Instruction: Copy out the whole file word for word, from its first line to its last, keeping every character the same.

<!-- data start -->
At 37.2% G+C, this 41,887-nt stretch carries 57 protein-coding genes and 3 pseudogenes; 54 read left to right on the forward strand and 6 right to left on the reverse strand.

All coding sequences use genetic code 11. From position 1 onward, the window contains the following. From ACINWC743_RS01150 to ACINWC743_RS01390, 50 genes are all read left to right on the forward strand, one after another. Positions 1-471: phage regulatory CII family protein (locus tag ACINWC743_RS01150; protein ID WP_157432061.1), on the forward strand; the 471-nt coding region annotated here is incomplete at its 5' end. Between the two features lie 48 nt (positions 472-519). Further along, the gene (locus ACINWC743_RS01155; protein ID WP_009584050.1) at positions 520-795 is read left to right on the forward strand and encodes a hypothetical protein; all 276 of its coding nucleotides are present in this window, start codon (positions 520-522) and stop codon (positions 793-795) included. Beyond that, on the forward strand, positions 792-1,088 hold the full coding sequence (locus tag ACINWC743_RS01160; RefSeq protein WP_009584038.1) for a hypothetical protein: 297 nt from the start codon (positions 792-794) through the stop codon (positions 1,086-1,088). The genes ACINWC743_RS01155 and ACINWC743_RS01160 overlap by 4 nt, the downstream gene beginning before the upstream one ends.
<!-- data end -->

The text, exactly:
At 37.2% G+C, this 41,887-nt stretch carries 57 protein-coding genes and 3 pseudogenes; 54 read left to right on the forward strand and 6 right to left on the reverse strand.

All coding sequences use genetic code 11. From position 1 onward, the window contains the following. From ACINWC743_RS01150 to ACINWC743_RS01390, 50 genes are all read left to right on the forward strand, one after another. Positions 1-471: phage regulatory CII family protein (locus tag ACINWC743_RS01150; protein ID WP_157432061.1), on the forward strand; the 471-nt coding region annotated here is incomplete at its 5' end. Between the two features lie 48 nt (positions 472-519). Further along, the gene (locus ACINWC743_RS01155; protein ID WP_009584050.1) at positions 520-795 is read left to right on the forward strand and encodes a hypothetical protein; all 276 of its coding nucleotides are present in this window, start codon (positions 520-522) and stop codon (positions 793-795) included. Beyond that, on the forward strand, positions 792-1,088 hold the full coding sequence (locus tag ACINWC743_RS01160; RefSeq protein WP_009584038.1) for a hypothetical protein: 297 nt from the start codon (positions 792-794) through the stop codon (positions 1,086-1,088). The genes ACINWC743_RS01155 and ACINWC743_RS01160 overlap by 4 nt, the downstream gene beginning before the upstream one ends.